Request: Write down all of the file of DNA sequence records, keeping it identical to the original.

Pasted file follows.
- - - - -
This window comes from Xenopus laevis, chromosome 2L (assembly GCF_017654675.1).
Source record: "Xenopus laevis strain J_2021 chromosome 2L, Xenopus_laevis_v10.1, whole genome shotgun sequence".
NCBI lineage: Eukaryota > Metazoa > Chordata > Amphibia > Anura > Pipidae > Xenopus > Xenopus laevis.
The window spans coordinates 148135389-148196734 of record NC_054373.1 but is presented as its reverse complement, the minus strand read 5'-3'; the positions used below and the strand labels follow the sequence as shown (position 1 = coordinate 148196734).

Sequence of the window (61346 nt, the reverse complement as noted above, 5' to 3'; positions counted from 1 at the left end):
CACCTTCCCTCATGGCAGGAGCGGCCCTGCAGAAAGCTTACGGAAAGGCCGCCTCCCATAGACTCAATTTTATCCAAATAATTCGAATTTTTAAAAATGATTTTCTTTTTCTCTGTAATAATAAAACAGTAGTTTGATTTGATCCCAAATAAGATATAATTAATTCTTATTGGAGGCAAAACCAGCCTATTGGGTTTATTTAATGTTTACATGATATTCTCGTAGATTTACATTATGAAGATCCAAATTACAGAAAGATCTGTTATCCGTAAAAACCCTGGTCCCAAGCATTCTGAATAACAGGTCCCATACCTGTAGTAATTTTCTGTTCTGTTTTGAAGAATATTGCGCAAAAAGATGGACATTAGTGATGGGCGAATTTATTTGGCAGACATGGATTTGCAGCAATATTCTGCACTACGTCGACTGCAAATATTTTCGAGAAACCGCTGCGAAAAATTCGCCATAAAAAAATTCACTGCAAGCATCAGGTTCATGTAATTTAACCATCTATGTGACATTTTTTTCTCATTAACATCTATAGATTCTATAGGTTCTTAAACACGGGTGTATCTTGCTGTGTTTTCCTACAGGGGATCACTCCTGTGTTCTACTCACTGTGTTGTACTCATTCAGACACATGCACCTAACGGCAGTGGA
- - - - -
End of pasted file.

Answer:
This window comes from Xenopus laevis, chromosome 2L (assembly GCF_017654675.1).
Source record: "Xenopus laevis strain J_2021 chromosome 2L, Xenopus_laevis_v10.1, whole genome shotgun sequence".
NCBI lineage: Eukaryota > Metazoa > Chordata > Amphibia > Anura > Pipidae > Xenopus > Xenopus laevis.
The window spans coordinates 148135389-148196734 of record NC_054373.1 but is presented as its reverse complement, the minus strand read 5'-3'; the positions used below and the strand labels follow the sequence as shown (position 1 = coordinate 148196734).

Sequence of the window (61346 nt, the reverse complement as noted above, 5' to 3'; positions counted from 1 at the left end):
CACCTTCCCTCATGGCAGGAGCGGCCCTGCAGAAAGCTTACGGAAAGGCCGCCTCCCATAGACTCAATTTTATCCAAATAATTCGAATTTTTAAAAATGATTTTCTTTTTCTCTGTAATAATAAAACAGTAGTTTGATTTGATCCCAAATAAGATATAATTAATTCTTATTGGAGGCAAAACCAGCCTATTGGGTTTATTTAATGTTTACATGATATTCTCGTAGATTTACATTATGAAGATCCAAATTACAGAAAGATCTGTTATCCGTAAAAACCCTGGTCCCAAGCATTCTGAATAACAGGTCCCATACCTGTAGTAATTTTCTGTTCTGTTTTGAAGAATATTGCGCAAAAAGATGGACATTAGTGATGGGCGAATTTATTTGGCAGACATGGATTTGCAGCAATATTCTGCACTACGTCGACTGCAAATATTTTCGAGAAACCGCTGCGAAAAATTCGCCATAAAAAAATTCACTGCAAGCATCAGGTTCATGTAATTTAACCATCTATGTGACATTTTTTTCTCATTAACATCTATAGATTCTATAGGTTCTTAAACACGGGTGTATCTTGCTGTGTTTTCCTACAGGGGATCACTCCTGTGTTCTACTCACTGTGTTGTACTCATTCAGACACATGCACCTAACGGCAGTGGA